Does this always happen perfectly? No, and it will not happen in God’s intended fullness while we are here on this earth that is still under the sway of the wicked one (1 John 5:19). But Jesus also prayed, “Your kingdom come, Your will be done, on earth as it is in heaven.” We can pray for it, we can seek it, and we are to live it as God’s holy and chosen people who belong to Him! “But you are a chosen generation, a royal priesthood, a holy nation, His own special people, that you may proclaim the praises of Him who called you out of darkness into His marvelous light; who once were not a people but are now the people of God, who had not obtained mercy but now have obtained mercy” (1 Peter 2:9-10).
What a privilege to be His “holy and chosen people,” each a member of the body of Christ. Being a part of the church can and should spur us to action as His people. How does God want you to be a part of His body? How can you cultivate a heart of compassion and love for one another as brothers and sisters in Christ (1 Peter 3:8)? Have you prayed earnestly to grow “through the Spirit in sincere love of the brethren” as you “love one another fervently with a pure heart” (1 Peter 1:22)?
This is the beauty of belonging to the family of God. When we understand that we belong to Him and are here for His purposes, our very lives come together in a spirit of unity as the people of God. “Now may the God who gives endurance and encouragement give you a spirit of unity among yourselves as you follow Christ Jesus, that with one heart and mouth you may glorify the God and Father of our Lord Jesus Christ” (Romans 15:5-6). By God’s design and to His glory, we can lean on one another as we follow Christ Jesus. What unity and sweet fellowship is produced when we realize that, in Christ, we belong to the family of God!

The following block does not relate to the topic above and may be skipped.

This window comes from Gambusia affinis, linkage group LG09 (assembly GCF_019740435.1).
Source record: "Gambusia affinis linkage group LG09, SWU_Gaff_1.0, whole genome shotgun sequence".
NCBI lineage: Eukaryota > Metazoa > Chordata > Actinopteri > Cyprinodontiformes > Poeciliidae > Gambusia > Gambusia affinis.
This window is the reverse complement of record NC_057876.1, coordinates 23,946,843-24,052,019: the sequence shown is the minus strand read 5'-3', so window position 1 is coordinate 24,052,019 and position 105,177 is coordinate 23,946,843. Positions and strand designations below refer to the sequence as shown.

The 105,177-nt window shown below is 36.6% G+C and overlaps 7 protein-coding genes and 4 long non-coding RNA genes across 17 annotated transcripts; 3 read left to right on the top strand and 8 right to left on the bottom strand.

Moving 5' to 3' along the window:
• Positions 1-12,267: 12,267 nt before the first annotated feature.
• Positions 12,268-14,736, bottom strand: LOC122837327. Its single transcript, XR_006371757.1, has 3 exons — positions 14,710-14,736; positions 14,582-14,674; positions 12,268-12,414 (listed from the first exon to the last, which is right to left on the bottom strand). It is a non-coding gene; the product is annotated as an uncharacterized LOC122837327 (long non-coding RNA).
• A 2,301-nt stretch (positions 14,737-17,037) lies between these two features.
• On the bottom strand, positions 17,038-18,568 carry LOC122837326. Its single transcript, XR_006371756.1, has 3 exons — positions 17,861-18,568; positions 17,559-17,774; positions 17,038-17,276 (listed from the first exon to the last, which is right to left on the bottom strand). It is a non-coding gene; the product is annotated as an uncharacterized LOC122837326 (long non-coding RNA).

Time to Reflect
- Take some time to reflect honestly with the Lord about ways you can show Christ’s love. How does your identity in Christ affect this?
- Read 1 Peter 1:22 and 2:9–10. What do these verses teach us about being the people of God? What is the Holy Spirit speaking to your heart?
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(This devotion contains excerpts from The Wholehearted Woman: Who She is and Why She Matters by Beth Doohan and Jenni Walker.)